The German government under Angela Merkel admitted more than 1 million refugees into the country in 2015. The movie depicts this once the sisters and their cousin process their photos and fingerprints, after which authorities separate them into male and female shelters. The identical dorms are scattered across a massive floor plan of what appears to be a warehouse, offering beds and storage space, but little to no privacy and personal space for the people inside. A beautiful scene, in the recognition of the government’s investment and efforts to accommodate the asylum seekers, with the somber aftertaste of realizing that many refugee needs still go unmet.

The Refugee Journey

As much as the story focuses on the journey and relationship of Sara and Yusra Mardini, the movie has a split dynamic, dancing on the line that separates the collective from the individual. This cleft dynamic is a central theme. The plot follows the story of the two sisters and is set against the backdrop of millions who have undertaken the same treacherous journey, with continuous reminders of the fortune of those who survived and succeeded in obtaining refuge.

According to data by the United Nations High Commissioner for Refugees (UNHCR), as of mid-2022, there were more than 100 million forcibly displaced people globally, 32.5 million of which are refugees, with 6.8 million having fled Syria.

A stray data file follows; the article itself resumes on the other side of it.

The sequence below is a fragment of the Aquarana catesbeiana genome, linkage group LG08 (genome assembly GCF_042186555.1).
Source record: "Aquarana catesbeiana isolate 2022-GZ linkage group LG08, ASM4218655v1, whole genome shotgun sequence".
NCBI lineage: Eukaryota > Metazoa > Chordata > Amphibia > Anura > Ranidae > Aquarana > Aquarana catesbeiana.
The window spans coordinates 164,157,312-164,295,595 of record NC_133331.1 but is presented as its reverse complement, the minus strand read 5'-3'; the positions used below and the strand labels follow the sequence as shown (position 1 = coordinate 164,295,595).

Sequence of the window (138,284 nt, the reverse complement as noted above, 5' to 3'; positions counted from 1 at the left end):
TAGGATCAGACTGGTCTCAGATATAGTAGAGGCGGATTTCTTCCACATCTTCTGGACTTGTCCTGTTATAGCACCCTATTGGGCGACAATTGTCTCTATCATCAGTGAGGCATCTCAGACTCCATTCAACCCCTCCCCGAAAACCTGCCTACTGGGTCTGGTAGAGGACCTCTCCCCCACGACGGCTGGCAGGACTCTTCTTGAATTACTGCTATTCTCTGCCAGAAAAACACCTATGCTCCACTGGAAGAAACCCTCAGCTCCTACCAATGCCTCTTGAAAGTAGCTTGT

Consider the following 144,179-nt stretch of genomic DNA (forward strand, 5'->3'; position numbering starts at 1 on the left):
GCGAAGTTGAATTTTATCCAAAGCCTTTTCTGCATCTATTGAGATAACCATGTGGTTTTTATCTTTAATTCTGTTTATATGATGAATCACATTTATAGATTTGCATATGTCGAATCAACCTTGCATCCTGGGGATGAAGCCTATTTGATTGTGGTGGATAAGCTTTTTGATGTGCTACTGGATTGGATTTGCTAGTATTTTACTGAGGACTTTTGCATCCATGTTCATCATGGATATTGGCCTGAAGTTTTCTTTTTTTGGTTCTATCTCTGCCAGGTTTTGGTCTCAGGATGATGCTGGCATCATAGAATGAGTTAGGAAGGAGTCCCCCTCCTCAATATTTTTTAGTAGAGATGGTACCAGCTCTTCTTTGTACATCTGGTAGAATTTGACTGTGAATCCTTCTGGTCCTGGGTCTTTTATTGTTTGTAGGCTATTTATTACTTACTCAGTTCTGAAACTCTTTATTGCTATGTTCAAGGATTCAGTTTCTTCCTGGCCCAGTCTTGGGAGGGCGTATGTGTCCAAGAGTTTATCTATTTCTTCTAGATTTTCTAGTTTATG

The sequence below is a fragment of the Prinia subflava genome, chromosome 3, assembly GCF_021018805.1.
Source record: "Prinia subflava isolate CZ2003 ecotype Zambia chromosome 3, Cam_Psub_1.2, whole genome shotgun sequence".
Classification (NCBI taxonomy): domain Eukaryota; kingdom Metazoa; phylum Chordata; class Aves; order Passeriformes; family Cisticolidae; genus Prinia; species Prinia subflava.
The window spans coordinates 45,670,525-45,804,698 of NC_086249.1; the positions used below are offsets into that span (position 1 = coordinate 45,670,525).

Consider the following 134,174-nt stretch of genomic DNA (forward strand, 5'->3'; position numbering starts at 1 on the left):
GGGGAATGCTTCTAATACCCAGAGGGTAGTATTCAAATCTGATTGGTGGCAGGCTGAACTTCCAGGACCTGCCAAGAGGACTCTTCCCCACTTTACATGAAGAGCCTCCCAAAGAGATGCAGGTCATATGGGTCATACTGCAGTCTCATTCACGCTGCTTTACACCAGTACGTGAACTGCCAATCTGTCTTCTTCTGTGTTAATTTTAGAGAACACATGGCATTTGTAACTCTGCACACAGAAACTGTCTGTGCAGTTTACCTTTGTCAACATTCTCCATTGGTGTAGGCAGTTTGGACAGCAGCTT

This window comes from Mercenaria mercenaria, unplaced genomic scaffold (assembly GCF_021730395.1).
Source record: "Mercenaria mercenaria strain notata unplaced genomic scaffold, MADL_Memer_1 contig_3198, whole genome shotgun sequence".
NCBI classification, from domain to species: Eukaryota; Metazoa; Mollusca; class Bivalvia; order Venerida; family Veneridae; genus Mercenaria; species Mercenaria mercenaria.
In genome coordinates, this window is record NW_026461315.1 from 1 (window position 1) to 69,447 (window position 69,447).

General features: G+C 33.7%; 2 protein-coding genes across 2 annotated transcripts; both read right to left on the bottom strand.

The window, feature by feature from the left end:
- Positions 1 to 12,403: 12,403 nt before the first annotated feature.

The outcome of the split approach the movie adopts highlights the collective plight of refugees and the far-reaching impacts of mass forced displacement while emphasizing the individuality of every person undertaking the difficult journey in search of refuge.

Changing Perceptions Through Information and Education

The efficacy of movies in conveying complex issues and situations is irrefutable. Sensory targeting of the auditory and visual imaginations transports the audience into the character’s shoes, creating empathy and understanding. Yusra emphasizes the importance of the education system in addressing the stigma against refugees by disseminating information and dispelling myths. Yusra, since her appearance at two back-to-back Olympic Games, has become a UNHCR Goodwill Ambassador and states that the movie will have a strong impact on fighting the stigma against refugees, enabling people to discuss displacement more openly and gain a better understanding of it.